Minnesota Wild general manager Bill Guerin was in a meeting Monday morning when his iPhone started to buzz. It was Kirill Kaprizov’s agent, Paul Theofanous, on the other end, and he was looking to put an end to back-and-forth contract negotiations that had spanned the entirety of this offseason.

The only problem was Guerin already was in a meeting with coach Dean Evason and the rest of the coaching staff. He didn’t want to be rude to them, so he ignored the call.

“I texted him back, ‘I can’t talk. I’m in a meeting,’ ” Guerin said. “He said, ‘You should step out.’ So I said, ‘OK.’ ”

It immediately became clear to Guerin that Theofanous was ready to hammer out the details of a contract that would keep Kaprizov with the Wild for the foreseeable future.

As most everyone knows by now, that ended up being a 5-year, $45 million deal that ties Kaprizov, a 24-year-old Russian who has played just 55 NHL games, to the organization through the 2025-26 season. Last season’s Calder Trophy winner as NHL rookie of the year officially signed the deal on Tuesday night and arrived in Minnesota a few hours later.

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Things started to happen pretty quickly once Guerin and Theofanous talked Monday morning. His conversation over the phone was brief.

“He’s like,’ Hey, look, I think it’s time we get together,’ ” Guerin said. “I said, ‘I’ll see you tonight.’ ”

Though most were under the impression that Kaprizov, who had 27 goals and 24 assists for the Wild last season, was still in his native Russia, at some point in the past week Guerin got word that he was actually in Florida. This was done strategically by Kaprizov’s camp, so that whenever he signed his deal, he wouldn’t have to quarantine upon arrival in Minnesota.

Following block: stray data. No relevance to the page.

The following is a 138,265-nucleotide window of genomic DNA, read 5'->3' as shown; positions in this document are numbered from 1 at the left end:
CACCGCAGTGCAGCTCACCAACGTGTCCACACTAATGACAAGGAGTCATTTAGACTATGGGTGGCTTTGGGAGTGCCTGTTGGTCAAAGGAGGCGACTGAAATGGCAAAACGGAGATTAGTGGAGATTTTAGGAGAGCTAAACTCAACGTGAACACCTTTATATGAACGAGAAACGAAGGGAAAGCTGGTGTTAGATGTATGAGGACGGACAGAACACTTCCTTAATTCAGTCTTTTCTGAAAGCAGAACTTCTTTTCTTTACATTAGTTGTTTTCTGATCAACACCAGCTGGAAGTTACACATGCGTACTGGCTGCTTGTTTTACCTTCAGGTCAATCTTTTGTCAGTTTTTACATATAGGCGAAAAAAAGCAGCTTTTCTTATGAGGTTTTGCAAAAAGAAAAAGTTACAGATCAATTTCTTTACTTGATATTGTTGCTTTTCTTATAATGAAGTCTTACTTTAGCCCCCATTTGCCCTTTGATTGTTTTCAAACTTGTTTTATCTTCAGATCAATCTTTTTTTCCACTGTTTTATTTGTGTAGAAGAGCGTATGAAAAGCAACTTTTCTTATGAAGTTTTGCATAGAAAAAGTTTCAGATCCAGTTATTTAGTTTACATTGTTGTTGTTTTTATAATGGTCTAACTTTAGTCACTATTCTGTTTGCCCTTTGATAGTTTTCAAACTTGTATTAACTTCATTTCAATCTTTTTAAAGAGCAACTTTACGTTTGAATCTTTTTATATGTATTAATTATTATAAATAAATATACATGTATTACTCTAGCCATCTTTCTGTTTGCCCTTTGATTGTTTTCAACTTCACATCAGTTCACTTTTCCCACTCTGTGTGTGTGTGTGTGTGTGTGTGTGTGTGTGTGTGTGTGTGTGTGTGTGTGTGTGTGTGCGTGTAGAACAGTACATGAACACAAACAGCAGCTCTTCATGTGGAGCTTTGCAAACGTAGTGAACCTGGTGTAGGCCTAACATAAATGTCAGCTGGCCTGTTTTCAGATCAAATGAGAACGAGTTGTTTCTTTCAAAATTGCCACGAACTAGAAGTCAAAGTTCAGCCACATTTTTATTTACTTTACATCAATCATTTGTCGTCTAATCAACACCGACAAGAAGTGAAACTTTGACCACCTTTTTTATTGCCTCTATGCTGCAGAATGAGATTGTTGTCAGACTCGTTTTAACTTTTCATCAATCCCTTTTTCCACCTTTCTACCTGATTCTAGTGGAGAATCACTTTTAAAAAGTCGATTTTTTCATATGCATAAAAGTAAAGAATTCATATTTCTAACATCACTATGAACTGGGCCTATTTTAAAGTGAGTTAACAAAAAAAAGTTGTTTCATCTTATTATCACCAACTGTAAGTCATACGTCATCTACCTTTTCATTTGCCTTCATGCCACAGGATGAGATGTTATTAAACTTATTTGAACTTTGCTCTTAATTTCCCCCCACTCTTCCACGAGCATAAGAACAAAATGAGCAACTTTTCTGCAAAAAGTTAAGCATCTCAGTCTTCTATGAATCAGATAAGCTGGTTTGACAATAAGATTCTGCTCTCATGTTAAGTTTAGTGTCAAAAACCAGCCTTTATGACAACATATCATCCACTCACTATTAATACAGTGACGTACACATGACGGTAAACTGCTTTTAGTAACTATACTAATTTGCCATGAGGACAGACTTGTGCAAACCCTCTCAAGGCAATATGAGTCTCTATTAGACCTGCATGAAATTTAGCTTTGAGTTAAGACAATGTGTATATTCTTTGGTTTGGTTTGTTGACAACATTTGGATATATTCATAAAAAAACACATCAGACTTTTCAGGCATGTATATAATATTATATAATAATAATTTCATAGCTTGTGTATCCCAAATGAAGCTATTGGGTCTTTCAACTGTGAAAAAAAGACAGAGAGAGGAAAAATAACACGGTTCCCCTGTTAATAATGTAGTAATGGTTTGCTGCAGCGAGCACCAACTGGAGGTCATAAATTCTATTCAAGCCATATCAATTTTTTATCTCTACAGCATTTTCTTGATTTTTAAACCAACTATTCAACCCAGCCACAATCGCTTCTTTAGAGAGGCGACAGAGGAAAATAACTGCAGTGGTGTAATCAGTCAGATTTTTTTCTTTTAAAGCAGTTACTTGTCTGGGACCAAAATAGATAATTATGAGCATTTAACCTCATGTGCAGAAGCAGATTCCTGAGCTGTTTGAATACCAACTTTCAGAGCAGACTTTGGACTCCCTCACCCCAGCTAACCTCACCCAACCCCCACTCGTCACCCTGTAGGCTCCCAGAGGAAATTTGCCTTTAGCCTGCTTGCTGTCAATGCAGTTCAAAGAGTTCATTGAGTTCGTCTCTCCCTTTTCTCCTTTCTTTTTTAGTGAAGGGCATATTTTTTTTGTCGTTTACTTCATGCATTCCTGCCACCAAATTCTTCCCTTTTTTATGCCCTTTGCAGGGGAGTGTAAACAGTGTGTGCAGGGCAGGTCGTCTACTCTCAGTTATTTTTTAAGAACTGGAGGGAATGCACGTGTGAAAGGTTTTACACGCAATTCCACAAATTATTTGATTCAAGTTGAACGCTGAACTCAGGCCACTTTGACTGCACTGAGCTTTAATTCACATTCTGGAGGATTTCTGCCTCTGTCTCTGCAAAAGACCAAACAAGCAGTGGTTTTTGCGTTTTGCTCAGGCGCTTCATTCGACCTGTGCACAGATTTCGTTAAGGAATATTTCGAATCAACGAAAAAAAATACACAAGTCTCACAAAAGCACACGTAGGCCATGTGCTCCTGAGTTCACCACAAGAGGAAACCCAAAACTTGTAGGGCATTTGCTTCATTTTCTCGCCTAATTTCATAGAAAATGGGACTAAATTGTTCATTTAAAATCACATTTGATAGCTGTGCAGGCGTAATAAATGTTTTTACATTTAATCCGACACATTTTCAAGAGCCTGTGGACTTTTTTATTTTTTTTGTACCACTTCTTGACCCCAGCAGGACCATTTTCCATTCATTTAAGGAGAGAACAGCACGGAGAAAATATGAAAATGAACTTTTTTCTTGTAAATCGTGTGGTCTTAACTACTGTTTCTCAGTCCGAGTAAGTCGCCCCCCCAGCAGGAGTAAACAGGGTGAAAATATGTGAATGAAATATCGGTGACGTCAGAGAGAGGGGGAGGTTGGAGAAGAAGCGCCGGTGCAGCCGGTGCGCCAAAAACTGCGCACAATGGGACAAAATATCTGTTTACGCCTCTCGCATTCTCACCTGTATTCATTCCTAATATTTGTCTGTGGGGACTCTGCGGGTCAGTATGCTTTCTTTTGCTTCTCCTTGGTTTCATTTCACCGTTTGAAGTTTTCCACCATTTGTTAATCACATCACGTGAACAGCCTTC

As soon as Guerin got that invitation from Theofanous on Monday morning, he hopped on a private plane for Florida. At an undisclosed restaurant in South Beach, Guerin, Theofanous and Kaprizov shared a meal on Monday night.

In the months leading up to that sitdown — obviously a monumental moment for both sides — Guerin had only texted with Kaprizov a handful of times. The rest of the conversations had been exclusively between Guerin and Theofanous.

“This was the first time I sat face to face with Kirill,” Guerin said. “I think the most important thing was that Kirill and I had a chance to look across the table at each other.”

It offered a chance for Guerin to express his feeling about the past few months, and it gave Kaprizov a chance to say what he had to say about how everything had gone down.

“That was important for me to see that,” Guerin said. “That’s what we’ve kind of missed the last year and a half with all this. It’s easy to be tough on people over the phone and over a Zoom call or something like that. You can’t beat meeting in person, and I think at that point in time, it was extremely important.”

After making significant progress at that dinner, Guerin met Theofanous for breakfast Tuesday morning to iron out the final details. Soon after, Kaprizov put pen to paper.

Asked about meeting face to face with Guerin earlier this week, Kaprizov answered through a translator, saying “It was great to see him. I had a smile the whole time. I couldn’t really get it off my face.” He added that he is excited that the contract negotiations are in the rearview mirror.